In Impact Winter, the clock is always ticking as you try to survive a post-apocalyptic winter. But can this survival game with a timer mechanic thrown in make a meaningful impact upon this crowded genre?
Impact Winter gives away very little as to why the outside is now called ‘The Void’, and what has happened to create this desolate snow-scape which has covered skyscrapers to their rooves in places, and left very little of the known world left. What does become clear though, is that like many single-player games in this genre, that you have many comrades to please, limited opportunities to do so, and consequences for failure.
You’ll quickly find Ako-light, a helpful little robot who informs you that rescue is a ‘mere’ 30 days away. However, by crafting items to help these mysterious people coming to save you hone in on your location, you can reduce this timer and thus increase your chances of survival. This forces you to explore the overworld to pick up materials, meet strangers and enemies, and work out more of what happened to this place…
In order to survive, you need to craft (everything from food through to electronics), and in order to craft, you need materials. To get these materials, you need to scavenge for them or complete quests in the overworld. There’s no fast travel, you get affected by hunger and tiredness yourself, and you have limited inventory space. Whilst this can be occasionally frustrating, the system is quite reminiscent of the original Resident Evil games and isn’t the most realistic or onerous in terms of demands on you. Managing space within your pack is certainly the bigger challenge. Impact Winter is by no means an easy game, and you’ll be juggling several priorities at any one time. Whilst there is a tutorial, it’s pretty basic and there’s zero hand-holding beyond then, and you’ll have to learn many of the mechanics by yourself.
Scavenging is also not quite as easy as it should be. The game can be pretty finicky about where you stand before you can inspect objects, and it’s not always clear what may hide treasures and what is just an inanimate texture there to add some flavour to the world. There’s a few other glitches I ran into too, like getting stuck on objects, or having the clock countdown whilst having a notification pop-up (fine, apart from the fact I was being attacked by a wolf in real-time and couldn’t escape).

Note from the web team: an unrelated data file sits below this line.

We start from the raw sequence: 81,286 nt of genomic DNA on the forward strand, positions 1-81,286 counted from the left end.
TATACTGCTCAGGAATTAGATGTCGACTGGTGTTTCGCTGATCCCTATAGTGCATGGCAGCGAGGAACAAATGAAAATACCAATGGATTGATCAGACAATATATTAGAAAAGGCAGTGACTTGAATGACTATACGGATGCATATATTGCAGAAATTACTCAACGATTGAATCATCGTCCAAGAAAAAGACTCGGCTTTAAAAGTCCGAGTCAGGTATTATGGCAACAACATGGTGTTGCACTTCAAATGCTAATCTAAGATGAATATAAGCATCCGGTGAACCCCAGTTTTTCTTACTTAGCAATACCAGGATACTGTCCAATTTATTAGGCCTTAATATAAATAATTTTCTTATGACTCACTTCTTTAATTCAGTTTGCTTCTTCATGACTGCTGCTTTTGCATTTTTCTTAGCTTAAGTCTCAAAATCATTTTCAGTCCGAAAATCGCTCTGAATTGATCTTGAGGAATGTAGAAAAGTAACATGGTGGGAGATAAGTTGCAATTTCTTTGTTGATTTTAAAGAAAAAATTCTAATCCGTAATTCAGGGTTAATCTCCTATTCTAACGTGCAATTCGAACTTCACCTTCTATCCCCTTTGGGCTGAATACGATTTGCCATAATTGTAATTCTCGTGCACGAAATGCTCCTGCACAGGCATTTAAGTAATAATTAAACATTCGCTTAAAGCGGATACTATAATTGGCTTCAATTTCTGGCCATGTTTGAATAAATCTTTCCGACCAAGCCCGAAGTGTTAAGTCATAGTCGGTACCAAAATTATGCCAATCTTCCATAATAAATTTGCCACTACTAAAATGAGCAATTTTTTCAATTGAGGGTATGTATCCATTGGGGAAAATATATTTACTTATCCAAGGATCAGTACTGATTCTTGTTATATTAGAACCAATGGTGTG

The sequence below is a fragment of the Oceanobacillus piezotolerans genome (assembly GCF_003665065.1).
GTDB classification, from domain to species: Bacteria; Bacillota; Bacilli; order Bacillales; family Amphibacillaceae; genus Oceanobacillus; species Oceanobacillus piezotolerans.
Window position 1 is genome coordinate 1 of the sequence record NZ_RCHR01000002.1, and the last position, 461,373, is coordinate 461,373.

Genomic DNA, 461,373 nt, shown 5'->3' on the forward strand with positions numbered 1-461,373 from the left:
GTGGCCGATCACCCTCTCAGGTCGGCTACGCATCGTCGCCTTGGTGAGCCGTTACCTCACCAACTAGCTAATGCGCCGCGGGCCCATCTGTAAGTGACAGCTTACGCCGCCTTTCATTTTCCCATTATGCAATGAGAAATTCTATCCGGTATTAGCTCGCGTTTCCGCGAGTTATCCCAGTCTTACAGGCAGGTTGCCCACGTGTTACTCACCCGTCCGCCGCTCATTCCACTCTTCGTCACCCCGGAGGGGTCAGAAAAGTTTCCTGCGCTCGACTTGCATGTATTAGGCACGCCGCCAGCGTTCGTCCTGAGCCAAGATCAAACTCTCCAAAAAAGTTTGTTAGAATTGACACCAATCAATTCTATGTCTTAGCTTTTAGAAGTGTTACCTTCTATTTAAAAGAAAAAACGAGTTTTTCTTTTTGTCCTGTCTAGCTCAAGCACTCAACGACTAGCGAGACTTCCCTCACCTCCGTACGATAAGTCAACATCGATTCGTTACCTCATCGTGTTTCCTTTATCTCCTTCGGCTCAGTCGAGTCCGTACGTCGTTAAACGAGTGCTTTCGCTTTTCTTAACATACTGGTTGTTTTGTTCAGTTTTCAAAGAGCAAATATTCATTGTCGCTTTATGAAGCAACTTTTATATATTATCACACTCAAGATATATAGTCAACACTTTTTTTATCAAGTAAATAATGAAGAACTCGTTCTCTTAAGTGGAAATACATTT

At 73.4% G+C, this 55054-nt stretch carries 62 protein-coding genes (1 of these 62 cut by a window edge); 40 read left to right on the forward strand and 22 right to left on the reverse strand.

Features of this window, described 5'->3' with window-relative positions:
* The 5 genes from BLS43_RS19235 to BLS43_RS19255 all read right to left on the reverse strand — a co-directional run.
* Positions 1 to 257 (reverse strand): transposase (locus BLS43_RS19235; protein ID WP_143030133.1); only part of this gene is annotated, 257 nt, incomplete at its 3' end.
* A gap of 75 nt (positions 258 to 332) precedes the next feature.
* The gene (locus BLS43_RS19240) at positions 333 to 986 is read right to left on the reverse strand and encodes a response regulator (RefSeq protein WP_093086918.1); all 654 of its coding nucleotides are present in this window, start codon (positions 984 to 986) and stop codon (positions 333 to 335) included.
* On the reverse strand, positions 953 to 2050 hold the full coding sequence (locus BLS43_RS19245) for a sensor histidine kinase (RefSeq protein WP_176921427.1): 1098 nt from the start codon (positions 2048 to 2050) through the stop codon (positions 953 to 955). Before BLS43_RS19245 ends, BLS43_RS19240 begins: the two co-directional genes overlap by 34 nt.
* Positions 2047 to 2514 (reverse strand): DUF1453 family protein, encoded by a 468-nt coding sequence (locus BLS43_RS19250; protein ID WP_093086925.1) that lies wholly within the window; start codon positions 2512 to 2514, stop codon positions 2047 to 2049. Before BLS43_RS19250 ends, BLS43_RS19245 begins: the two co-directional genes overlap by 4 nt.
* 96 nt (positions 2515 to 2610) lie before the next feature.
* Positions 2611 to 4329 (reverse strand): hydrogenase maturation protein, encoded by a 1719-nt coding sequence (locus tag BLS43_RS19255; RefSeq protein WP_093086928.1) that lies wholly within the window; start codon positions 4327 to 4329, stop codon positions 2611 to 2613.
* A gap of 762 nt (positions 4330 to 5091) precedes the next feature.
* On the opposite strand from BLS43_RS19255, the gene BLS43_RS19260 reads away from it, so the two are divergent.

There’s plenty of replay value though – seeing all the game has to offer in a single playthrough is pretty much impossible, so I can see a fair few wanting a second bite of the cherry.
Impact Winter has a really and charming solid art style that works on both a character level and also from a world building level. The outside feels cold and harsh, and the wind and weather has some nice effects on your character, who will shiver, put hands up to deflect the snow and generally seem to get quite upset with you taking them outside.
Even more impressive is the sound direction. The game has some really strong and highly atmospheric music which really helps with the sense of loneliness and tragedy that pervades the whole map. It’s one of the best aspects to the whole game. Unfortunately though there’s no speech, and many of the sound effects feel muted or half-assed in comparison to the fantastic score.
“Impact Winter” is by no means perfect. It’s been made to a budget, and it shows in many places, like the lack of speech and the poor QA. In other areas, it’s a bit more difficult to see whether it’s poor game design or just the developer intention that guided decisions. But the overall idea works well, and the art and sound direction are superb. Impact Winter may not be some huge open world multiplayer game that’s spent years in Early Access, but it deserves its place amongst these sprawling games and provides an interesting and meaningful contribution to the genre.